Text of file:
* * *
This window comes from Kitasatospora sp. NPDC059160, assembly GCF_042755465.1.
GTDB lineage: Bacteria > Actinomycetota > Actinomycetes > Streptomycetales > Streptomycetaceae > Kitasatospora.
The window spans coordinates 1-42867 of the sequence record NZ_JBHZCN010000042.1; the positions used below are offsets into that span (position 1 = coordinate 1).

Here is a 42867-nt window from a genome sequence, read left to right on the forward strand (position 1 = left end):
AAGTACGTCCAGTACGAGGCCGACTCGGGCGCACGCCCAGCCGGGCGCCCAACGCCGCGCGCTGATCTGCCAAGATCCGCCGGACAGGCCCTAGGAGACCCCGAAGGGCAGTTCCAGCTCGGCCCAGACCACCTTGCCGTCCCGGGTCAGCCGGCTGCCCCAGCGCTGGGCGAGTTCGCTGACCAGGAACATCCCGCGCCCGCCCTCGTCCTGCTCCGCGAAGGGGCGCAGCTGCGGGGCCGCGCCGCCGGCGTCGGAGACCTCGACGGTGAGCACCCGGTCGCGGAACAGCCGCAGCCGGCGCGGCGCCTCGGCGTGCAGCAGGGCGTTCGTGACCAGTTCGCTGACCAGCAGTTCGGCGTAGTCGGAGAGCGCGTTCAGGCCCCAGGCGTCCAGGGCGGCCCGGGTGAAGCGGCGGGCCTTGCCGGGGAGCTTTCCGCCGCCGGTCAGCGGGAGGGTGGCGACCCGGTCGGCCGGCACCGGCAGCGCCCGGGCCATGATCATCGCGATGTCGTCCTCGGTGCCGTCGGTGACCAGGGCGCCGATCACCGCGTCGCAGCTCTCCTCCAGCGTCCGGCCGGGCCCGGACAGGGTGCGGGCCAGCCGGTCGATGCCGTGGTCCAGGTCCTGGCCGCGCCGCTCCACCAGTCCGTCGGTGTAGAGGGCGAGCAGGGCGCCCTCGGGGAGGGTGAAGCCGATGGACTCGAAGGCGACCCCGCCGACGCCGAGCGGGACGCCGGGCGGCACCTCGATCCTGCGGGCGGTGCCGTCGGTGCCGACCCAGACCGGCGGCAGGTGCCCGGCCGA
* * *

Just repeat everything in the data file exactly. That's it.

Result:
This window comes from Kitasatospora sp. NPDC059160, assembly GCF_042755465.1.
GTDB lineage: Bacteria > Actinomycetota > Actinomycetes > Streptomycetales > Streptomycetaceae > Kitasatospora.
The window spans coordinates 1-42867 of the sequence record NZ_JBHZCN010000042.1; the positions used below are offsets into that span (position 1 = coordinate 1).

Here is a 42867-nt window from a genome sequence, read left to right on the forward strand (position 1 = left end):
AAGTACGTCCAGTACGAGGCCGACTCGGGCGCACGCCCAGCCGGGCGCCCAACGCCGCGCGCTGATCTGCCAAGATCCGCCGGACAGGCCCTAGGAGACCCCGAAGGGCAGTTCCAGCTCGGCCCAGACCACCTTGCCGTCCCGGGTCAGCCGGCTGCCCCAGCGCTGGGCGAGTTCGCTGACCAGGAACATCCCGCGCCCGCCCTCGTCCTGCTCCGCGAAGGGGCGCAGCTGCGGGGCCGCGCCGCCGGCGTCGGAGACCTCGACGGTGAGCACCCGGTCGCGGAACAGCCGCAGCCGGCGCGGCGCCTCGGCGTGCAGCAGGGCGTTCGTGACCAGTTCGCTGACCAGCAGTTCGGCGTAGTCGGAGAGCGCGTTCAGGCCCCAGGCGTCCAGGGCGGCCCGGGTGAAGCGGCGGGCCTTGCCGGGGAGCTTTCCGCCGCCGGTCAGCGGGAGGGTGGCGACCCGGTCGGCCGGCACCGGCAGCGCCCGGGCCATGATCATCGCGATGTCGTCCTCGGTGCCGTCGGTGACCAGGGCGCCGATCACCGCGTCGCAGCTCTCCTCCAGCGTCCGGCCGGGCCCGGACAGGGTGCGGGCCAGCCGGTCGATGCCGTGGTCCAGGTCCTGGCCGCGCCGCTCCACCAGTCCGTCGGTGTAGAGGGCGAGCAGGGCGCCCTCGGGGAGGGTGAAGCCGATGGACTCGAAGGCGACCCCGCCGACGCCGAGCGGGACGCCGGGCGGCACCTCGATCCTGCGGGCGGTGCCGTCGGTGCCGACCCAGACCGGCGGCAGGTGCCCGGCCGA